Right now we have a chance to build a better New Zealand - this moment will not last and it must be used wisely.
This is the message to politicians and business leaders from Rebecca Mills, co-ordinating author of a new discussion paper, Build Back Better Framework, which provides a process for rebuilding New Zealand after Covid-19 and identifies principles and questions to enable confident decision-making.
The framework recommends eight projects to start on, based on insights from interviews with more than 20 business and community leaders, inlcuding former BusinessNZ chief executive Phil O'Reilly and Orion NZ chair Raewyn Jones.
Mills, founder of The Lever Room, a consultancy focused on the intersection of innovation and sustainability, wrote the paper over the lockdown.
She said an ad hoc approach to recovery at this time would at best create disconnected solutions that work in the short term but may create worse outcomes in five to 10 years.
The eight projects range from advocating New Zealand evolve to an economy that provides for environment, social and economic wellbeing, to creating an investment fund that allows the Government to take equity stakes in companies.
One suggested actionable project is recycling tax revenues.
In New Zealand and around the world there was an opportunity to incentivise building back better by reimagining new concessions and capital-raising instruments that enhance natural and social capital, the paper said.
Other projects include scaling up affordable, resilient homes, screening and tailor-making financial support to companies, and supporting tourism, farmers and foresters.
Behind the paper is a practical set of organising principles based in ethics which also make practical and scientific sense, Mills said. It examines how public sector investment could assist valuable businesses and applies system-thinking to key questions on the challenges New Zealand faces.
"The principles give us guidance and we also wanted to make sure were asking the right questions. When we understand what we most need to know for the good of the whole country, we have the best opportunity to build back better.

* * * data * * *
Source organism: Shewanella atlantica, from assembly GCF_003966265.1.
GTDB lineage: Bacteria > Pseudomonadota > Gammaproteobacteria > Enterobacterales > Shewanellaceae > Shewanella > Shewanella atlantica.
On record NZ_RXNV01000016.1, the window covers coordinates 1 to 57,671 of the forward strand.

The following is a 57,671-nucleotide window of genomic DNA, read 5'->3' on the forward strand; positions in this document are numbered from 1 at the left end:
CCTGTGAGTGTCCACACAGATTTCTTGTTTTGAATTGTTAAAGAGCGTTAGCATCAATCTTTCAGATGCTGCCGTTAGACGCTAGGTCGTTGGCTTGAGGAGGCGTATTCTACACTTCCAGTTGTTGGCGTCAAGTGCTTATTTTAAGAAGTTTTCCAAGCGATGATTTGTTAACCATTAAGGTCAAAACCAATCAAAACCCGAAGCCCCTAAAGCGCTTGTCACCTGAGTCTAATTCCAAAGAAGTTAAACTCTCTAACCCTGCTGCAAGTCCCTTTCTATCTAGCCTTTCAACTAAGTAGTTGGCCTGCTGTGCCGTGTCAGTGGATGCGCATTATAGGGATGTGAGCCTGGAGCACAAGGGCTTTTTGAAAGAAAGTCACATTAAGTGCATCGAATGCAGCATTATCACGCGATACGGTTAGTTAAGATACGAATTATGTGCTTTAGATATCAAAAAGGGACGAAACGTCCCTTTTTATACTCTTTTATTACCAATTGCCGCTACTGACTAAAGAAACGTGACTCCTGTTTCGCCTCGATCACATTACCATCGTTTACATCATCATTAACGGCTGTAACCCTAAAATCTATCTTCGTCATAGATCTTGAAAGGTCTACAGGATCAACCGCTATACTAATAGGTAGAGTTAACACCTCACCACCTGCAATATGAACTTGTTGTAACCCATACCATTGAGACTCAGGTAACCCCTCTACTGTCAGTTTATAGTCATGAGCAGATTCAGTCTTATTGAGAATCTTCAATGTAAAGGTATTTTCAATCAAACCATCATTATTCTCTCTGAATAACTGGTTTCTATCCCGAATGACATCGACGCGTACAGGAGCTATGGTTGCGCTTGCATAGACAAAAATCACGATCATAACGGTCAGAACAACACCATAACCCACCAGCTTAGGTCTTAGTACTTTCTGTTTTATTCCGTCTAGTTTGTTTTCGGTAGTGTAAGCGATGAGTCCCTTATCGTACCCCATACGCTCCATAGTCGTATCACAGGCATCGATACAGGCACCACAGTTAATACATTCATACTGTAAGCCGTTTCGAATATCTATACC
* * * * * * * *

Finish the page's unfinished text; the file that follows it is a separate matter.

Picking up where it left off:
"We are calling for the Government to integrate this framework into its decision-making today."
A strategic approach would provide certainty that the choices New Zealand makes now would benefit the whole country, from its farmers to our tourism sector, from small businesses to school children, she said.
Mills told the Herald the biggest challenge for the paper will be getting cut-through in the current clamour of political noise.
"There are a number of parties with various single-issue focus putting up multiple projects and suggestions.
"What we are lacking is any kind of framework or organising principles. How do we best make those decisions to optimise the outcomes that we already want for the country? We actually need to take a step back and look at the bigger picture, to think about the system and what we have already committed to."
Once the key questions are identified and asked, it would become easier to filter all the projects being mooted.
Asked how confident she was that New Zealand would recognise and grasp this opportunity to build back better, Mills said the country had some good leaders who had shown they were capable of listening to complex issues so they could make the decision to go hard and early into lockdown.
It should be the same for recovery and response.
"At the moment we haven't been seeing that. Obviously we've had some economic stimulus which is good and right and proper as an emergency response to some of the smaller companies.
'But when we are talking about a significant amount of investment to the over 2000 companies that potentially will have an $80 million turnover we are talking about significant investments where the extent of the risk means - as with the virus itself - taking that step backwards and saying how are we going to optimise the multiple outcomes."
The discussion paper was funded by The Lever Room and the PIF Foundation, a charitable trust founded by Rod and Sharon Bryant in 2006.
The paper is free and can be read here.